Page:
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154 of 161 people found the following review helpful
4.0 out of 5 stars Recipes for improving code
Like the Gang of Four's landmark book _Design Patterns_, Fowler and his cohorts have created another catalog-style book, this time on refactoring.
Refactoring refers to taking existing, working software, and changing it about to improve its design, so that future modifications and enhancements are easier to add. _Refactoring_ is primarily a catalog of 70 or so...
Published on May 5, 2000 by Sean Kelly

versus
36 of 42 people found the following review helpful
1.0 out of 5 stars The Kindle version is broken
The content itself is excellent -- the discussion of refactoring is absolutely great. I would give the content itself a good four or perhaps five stars.

Sadly, the Kindle version is broken. The book uses example code before a refactor and after a refactor to illustrate its points, and I believe in the print version the two versions are displayed side by side...
Published on March 8, 2011 by Adrian El Matador! Secord


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154 of 161 people found the following review helpful
4.0 out of 5 stars Recipes for improving code, May 5, 2000
This review is from: Refactoring: Improving the Design of Existing Code (Hardcover)
Like the Gang of Four's landmark book _Design Patterns_, Fowler and his cohorts have created another catalog-style book, this time on refactoring.
Refactoring refers to taking existing, working software, and changing it about to improve its design, so that future modifications and enhancements are easier to add. _Refactoring_ is primarily a catalog of 70 or so different kinds of improvements you can make to object-oriented software.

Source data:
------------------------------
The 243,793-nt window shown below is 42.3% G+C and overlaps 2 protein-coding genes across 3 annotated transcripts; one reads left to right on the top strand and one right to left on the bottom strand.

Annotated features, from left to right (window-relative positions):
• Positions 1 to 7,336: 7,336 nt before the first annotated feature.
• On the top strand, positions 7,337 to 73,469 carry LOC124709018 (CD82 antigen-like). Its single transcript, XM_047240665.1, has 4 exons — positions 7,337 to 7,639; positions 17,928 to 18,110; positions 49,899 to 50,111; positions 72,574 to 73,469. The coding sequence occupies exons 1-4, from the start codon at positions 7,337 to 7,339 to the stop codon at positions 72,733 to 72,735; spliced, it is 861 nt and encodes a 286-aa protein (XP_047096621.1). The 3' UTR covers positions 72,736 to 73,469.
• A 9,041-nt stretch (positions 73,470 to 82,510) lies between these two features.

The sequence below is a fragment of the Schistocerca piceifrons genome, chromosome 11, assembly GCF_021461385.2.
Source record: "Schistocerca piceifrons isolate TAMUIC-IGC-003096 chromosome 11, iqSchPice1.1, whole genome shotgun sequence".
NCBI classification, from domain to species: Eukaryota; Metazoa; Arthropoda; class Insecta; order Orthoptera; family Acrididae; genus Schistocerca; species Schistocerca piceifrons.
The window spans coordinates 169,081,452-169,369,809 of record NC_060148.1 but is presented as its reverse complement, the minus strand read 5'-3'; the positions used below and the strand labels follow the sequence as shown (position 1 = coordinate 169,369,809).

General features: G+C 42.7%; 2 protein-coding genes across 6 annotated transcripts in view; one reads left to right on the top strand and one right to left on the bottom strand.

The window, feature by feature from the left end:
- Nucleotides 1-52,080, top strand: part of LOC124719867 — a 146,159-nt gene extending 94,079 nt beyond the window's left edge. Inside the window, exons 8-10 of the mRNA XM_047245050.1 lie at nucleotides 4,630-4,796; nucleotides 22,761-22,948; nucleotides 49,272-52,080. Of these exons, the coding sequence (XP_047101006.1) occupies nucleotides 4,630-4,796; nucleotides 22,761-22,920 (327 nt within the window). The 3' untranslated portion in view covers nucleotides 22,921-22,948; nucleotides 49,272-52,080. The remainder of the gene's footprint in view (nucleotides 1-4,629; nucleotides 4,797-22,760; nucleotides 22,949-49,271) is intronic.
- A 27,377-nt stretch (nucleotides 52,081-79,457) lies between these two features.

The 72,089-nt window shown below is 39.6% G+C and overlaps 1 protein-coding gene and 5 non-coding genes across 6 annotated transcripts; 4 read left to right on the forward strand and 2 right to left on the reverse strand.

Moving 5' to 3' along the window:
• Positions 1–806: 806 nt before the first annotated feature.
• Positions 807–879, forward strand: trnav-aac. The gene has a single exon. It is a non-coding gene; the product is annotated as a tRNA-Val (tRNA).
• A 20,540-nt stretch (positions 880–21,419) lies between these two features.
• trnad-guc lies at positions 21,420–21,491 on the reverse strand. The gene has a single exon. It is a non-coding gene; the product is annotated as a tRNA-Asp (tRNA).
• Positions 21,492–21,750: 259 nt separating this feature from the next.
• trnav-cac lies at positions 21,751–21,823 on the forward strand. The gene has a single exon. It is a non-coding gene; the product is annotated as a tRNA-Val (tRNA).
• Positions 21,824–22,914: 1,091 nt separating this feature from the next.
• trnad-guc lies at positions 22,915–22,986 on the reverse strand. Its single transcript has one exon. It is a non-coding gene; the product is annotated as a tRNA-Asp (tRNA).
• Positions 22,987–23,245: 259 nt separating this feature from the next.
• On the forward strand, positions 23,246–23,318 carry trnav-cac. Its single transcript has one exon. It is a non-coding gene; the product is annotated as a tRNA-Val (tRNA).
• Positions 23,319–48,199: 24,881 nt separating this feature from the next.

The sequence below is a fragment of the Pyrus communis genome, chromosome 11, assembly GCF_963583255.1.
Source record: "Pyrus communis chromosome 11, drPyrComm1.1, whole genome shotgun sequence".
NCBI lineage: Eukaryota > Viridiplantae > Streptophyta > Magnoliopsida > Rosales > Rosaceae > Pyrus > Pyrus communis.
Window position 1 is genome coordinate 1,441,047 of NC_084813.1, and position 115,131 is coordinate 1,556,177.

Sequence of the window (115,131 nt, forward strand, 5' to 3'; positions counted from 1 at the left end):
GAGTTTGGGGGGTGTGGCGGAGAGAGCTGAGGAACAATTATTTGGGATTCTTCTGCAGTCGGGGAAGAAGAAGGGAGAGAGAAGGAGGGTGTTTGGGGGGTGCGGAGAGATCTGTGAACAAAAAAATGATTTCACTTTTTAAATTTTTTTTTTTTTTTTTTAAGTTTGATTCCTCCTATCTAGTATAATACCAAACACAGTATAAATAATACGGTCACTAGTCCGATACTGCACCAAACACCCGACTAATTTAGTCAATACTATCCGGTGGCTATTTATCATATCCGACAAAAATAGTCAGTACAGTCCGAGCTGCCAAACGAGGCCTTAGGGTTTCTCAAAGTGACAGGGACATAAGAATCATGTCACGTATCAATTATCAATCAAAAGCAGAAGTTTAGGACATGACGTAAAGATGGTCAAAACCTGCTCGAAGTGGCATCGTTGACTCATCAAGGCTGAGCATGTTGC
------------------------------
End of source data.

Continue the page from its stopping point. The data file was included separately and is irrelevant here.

Each entry in the catalog describes an implementation problem, the solution, motivation for applying the solution, the mechanics of the refactoring, and examples. The book's examples are all in Java, but C++ programmers should be able to approach the refactorings with ease. Often, Fowler diagrams the refactorings in UML, so a little Unified Modeling Language experience will help, too.
While the catalog is nice, the kinds of refactorings are obvious is most cases. Even moderately experienced programmers won't need the step-by-step mechanics described. The real benefit, though, is that the mechanics of each refactoring help guarantee that you can pull off the refactoring without introducing new bugs or side effects. They encourage you to take smaller, verifiable steps, than the more gross refactorings that most developers would naturally take. You actually save time doing so.
How do you know your refactorings are safe? Unit testing is the answer that Fowler et al. provide. Java developers will find the introduction to the Junit Testing Framework the most valuable part of the book, more so than the catalog of refactorings itself.
There's more to the book than the catalog and Junit, of course. There's discussion of the history of refactoring, how to evaluate refactoring tools, and how to convince management that what appears to be an overhead activity is actually useful in the long run.
Unfortunately, these sections are all too brief. And there is no discussion of how refactoring fits in with various software development processes. For example, programmers using Extreme Programming (XP) would probably feel right at home with Fowler's recommendations of refactoring in duets and unit testing, but developers stuck with a Software Engineering Institute process like PSP categorize testing as failure time and something to be minimized if not avoided. Cleanroom developers are taught that unit testing inteferes with metrics for quality, and that verifications are what should be done. Should such developers redo verifications after each refactoring? There's no answer in this book.